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A History Of The Church In Nine Books by Sozomen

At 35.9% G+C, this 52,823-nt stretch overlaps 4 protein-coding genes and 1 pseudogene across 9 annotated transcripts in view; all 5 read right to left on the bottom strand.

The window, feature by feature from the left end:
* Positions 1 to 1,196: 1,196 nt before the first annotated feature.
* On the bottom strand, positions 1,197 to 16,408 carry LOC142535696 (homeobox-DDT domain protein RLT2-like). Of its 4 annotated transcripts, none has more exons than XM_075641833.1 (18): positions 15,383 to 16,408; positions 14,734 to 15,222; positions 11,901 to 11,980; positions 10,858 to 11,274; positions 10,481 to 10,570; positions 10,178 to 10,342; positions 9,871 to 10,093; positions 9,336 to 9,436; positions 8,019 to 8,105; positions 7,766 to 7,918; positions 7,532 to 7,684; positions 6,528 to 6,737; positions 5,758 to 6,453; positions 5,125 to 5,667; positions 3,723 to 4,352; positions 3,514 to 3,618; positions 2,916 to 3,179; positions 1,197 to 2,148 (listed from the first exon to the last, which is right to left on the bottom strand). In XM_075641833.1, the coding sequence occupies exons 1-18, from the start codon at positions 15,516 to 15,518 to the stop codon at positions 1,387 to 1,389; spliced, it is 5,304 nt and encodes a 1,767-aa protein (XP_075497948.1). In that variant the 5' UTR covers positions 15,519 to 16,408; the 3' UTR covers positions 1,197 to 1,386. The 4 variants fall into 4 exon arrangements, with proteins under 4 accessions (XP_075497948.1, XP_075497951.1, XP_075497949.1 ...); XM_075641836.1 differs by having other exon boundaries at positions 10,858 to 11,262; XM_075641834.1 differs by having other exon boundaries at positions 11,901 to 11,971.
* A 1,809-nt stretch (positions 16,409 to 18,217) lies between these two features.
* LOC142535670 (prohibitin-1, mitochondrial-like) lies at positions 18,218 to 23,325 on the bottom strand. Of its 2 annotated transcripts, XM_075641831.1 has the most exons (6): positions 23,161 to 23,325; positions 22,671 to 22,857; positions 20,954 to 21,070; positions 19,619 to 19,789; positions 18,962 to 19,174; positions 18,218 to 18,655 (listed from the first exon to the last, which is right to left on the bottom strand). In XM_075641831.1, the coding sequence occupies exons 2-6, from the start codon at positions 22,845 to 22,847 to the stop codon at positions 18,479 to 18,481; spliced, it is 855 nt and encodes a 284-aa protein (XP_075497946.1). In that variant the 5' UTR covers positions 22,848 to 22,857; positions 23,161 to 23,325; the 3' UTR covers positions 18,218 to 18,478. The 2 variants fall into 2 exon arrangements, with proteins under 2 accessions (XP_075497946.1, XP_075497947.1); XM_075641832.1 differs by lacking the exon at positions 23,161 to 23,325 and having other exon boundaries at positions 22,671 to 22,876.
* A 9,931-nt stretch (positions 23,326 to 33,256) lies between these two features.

SOME time after the emperor again visited Cappadocia, and found that Eusebius was dead, and that the bishopric had been transferred to Basil. He thought of expelling him from this office, but was compelled to abandon his intention. It is said that the night after he had formed his plans, his wife was disturbed by a frightful dream, and that his only son Galates was about the same time cut off by a rapid disease. The death of this prince was universally attributed to the wrath of God on account of the machinations that had been carried on against Basil. Valens himself was of this opinion, and after the death of his son, offered no further molestation to the bishop. When the prince was sinking under the disease, and at the point of death, the emperor sent for Basil, and requested him to pray to God for his son’s recovery. For as soon as Valens had arrived at Cæsarea, the prefect had sent for Basil, and commanded him to embrace the religious sentiments of the emperor, menacing him with death in case of non-compliance. Basil replied, that it would be great gain to him to be delivered from the bondage of the body, and that he should consider himself under obligation to whoever would free him from that bondage. The prefect gave him the rest of that day and the approaching night for deliberation, and advised him not to rush imprudently into obvious and imminent danger. “I do not require to deliberate,” replied Basil. “My determination will be the same to-morrow as it is to-day. Never will I worship the creature, or recognise the creature as God; neither will I conform to your religion, nor to that of the emperor. Although your power may be great, and although you have the honour of ruling no inconsiderable a portion of the empire, yet I ought not on these accounts to seek to please men, and at the same time deviate from that divine faith which neither exile, proscription, nor death, have ever impelled me to abjure. Inflictions of this nature have never excited in my mind one pang of sorrow. I possess nothing but a cloak and a few books. I dwell on the earth as a traveller. As to bodily tortures, the weakness of my constitution is such, that I should triumph over them on the first application of the rack.” The prefect admired the courage evinced in this bold reply, and communicated the circumstance to the emperor. On the festival of the Epiphany, the emperor repaired to the church, with the rulers and his guards, presented gifts at the altar, and held a conference with Basil, whose wisdom and gravity of deportment strongly excited his admiration. Not long after, however, the calumny of his enemies prevailed, and Basil was condemned to banishment. On the night previous to the execution of the edict, the son of the emperor fell ill with a dangerous and malignant fever. The father prostrated himself on the earth, and wept over the calamity; and not knowing what other measures to take towards effecting the recovery of his son, he despatched some of his attendants to Basil, whom he feared to summon himself, on account of the injustice he had manifested towards him. Immediately on the arrival of Basil, the prince began to rally; so that many maintain that his recovery would have been complete, had not some heretics been summoned to pray with Basil for his restoration. It is said that the prefect, likewise, fell ill; but that on his repentance, and on prayer being offered to God, he was restored to health. The instances above adduced are quite inadequate to convey an idea of the wonderful endowments of Basil: his austerity of life and astonishing powers of eloquence attracted great celebrity.








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